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Marine microbes block greenhouse gas entering atmosphere

Scientists have developed two novel bioreactors for studying the anaerobic oxidation of methane (AOM) in marine environments in order to learn more about the role of microorganisms in limiting this greenhouse gas.
Marine microbes block greenhouse gas entering atmosphere
Methane (CH4) is a powerful greenhouse gas, but the amount emitted to the environment from ecosystems is limited by some types of microorganisms. These microorganisms, known as methanotrophs, oxidise CH4 to obtain energy and a carbon source for their metabolism. Although methane oxidation can occur aerobically or anaerobically little is known about anaerobic methanotrophs.

The anaerobic oxidation of methane by microbes known as archaea coupled to the reduction of sulphate (SO42-) by bacteria prevents CH4 from being emitted to the atmosphere from the marine environment. The microorganisms responsible for this process and their pathways were investigated by the SUREANMETOX (Sulphate reduction dependent anaerobic methane oxidation in novel membrane and electrochemical bioreactors) project.

Researchers developed two distinct reactors for the enrichment of microorganisms conducting AOM. In one reactor an external membrane was used to enable the efficient retention of biomass, while the other reactor was designed as a trickling packed bed to ensure retention. Sulphate reduction was measured together with sulphide production in both the membrane bioreactor (MBR) and the packed bed reactor (PBR).

Sediment from the Ginsburg mud volcano in the Gulf of Cadiz was used as an anaerobic inoculum for the MBR reactor. Illumina high-throughput sequence analysis of 16SrRNA genes showed that even after operating the reactor for about 360 days levels of anaerobic methanotroph (ANME) archaea were low. Similar results were found for the PBR.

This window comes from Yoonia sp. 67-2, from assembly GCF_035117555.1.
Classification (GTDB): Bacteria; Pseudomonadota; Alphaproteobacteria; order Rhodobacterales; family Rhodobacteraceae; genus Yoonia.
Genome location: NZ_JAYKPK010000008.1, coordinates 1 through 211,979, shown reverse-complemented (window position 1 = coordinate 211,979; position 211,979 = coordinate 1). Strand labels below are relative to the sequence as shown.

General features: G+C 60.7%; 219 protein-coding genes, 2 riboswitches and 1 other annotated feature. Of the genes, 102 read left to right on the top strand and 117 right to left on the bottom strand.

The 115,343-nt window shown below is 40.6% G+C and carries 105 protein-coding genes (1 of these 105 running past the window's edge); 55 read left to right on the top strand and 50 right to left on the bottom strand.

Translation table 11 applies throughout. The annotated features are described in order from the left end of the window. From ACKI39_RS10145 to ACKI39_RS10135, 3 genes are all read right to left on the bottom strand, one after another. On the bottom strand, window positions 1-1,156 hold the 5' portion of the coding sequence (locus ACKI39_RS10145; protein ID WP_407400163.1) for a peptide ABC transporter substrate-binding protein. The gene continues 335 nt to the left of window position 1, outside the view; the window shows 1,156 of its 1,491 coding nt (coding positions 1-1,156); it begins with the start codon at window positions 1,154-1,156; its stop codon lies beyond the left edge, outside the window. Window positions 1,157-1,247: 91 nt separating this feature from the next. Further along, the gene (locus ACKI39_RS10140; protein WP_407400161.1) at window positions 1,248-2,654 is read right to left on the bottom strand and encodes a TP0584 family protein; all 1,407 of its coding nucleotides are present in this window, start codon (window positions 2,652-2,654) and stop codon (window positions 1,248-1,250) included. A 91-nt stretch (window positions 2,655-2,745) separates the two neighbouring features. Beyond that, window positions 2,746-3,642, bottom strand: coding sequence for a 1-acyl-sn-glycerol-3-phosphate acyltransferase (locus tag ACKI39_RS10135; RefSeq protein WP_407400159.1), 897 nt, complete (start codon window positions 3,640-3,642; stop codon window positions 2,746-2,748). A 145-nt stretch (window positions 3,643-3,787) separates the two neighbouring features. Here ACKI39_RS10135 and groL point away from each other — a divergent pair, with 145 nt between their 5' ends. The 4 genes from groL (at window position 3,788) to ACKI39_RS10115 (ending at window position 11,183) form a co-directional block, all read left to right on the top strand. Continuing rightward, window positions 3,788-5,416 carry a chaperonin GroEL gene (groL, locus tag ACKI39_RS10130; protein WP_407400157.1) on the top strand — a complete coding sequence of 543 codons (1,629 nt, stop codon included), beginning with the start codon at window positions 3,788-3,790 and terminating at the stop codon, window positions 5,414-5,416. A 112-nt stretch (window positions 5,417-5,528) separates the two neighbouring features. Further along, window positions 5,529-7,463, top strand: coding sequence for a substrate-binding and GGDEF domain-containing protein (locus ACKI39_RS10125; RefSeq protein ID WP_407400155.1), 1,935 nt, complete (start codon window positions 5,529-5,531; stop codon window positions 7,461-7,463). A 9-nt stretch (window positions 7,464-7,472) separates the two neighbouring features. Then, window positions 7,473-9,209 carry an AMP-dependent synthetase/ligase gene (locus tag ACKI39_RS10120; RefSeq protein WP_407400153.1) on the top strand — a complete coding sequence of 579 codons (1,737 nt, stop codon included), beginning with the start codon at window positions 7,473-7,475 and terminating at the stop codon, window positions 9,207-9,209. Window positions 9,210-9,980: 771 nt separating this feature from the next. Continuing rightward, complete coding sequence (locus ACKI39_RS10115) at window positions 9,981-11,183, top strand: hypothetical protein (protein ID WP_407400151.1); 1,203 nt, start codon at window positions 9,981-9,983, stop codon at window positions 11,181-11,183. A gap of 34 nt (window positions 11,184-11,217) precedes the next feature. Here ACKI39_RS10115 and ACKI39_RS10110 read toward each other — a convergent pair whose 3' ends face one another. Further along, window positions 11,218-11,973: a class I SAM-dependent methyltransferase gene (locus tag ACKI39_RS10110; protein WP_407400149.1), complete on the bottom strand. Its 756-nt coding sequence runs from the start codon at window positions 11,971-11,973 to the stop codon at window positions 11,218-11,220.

Because of the logistical difficulties involved in the retrieval of deep marine sediments with high AOM activity researchers also explored the use of sediments taken from Lake Grevelingen. This is a marine lake in the Netherlands that was formerly part of the Rhine Meuse estuary.

High rates of deposition and the degradation of organic matter have resulted in methane rich anoxic sediments, which combined with sulphate from seawater means the lake is a potential niche for AOM. Evidence of AOM was found at depths of 5 to 15cms in the sediment. ANME and archaeal cells were detected by 16rRNA gene sequencing and observed using fluorescence in situ hybridization (FISH) analysis.

SUREANMETOX revealed for the first time evidence for the occurrence of AON in sediments from Lake Grevelingen. In addition, the MBR and PBR reactors enabled project partners to obtain enrichment cultures which will help to isolate key players in the global CH4 cycle.

Related information


Anaerobic oxidation, methane, methanotrophs, archaea, sulphate, bacteria, SUREANMETOX, membrane bioreactor, packed bed reactor, 16SrRNA, Lake Grevelingen, fluorescence in situ hybridization
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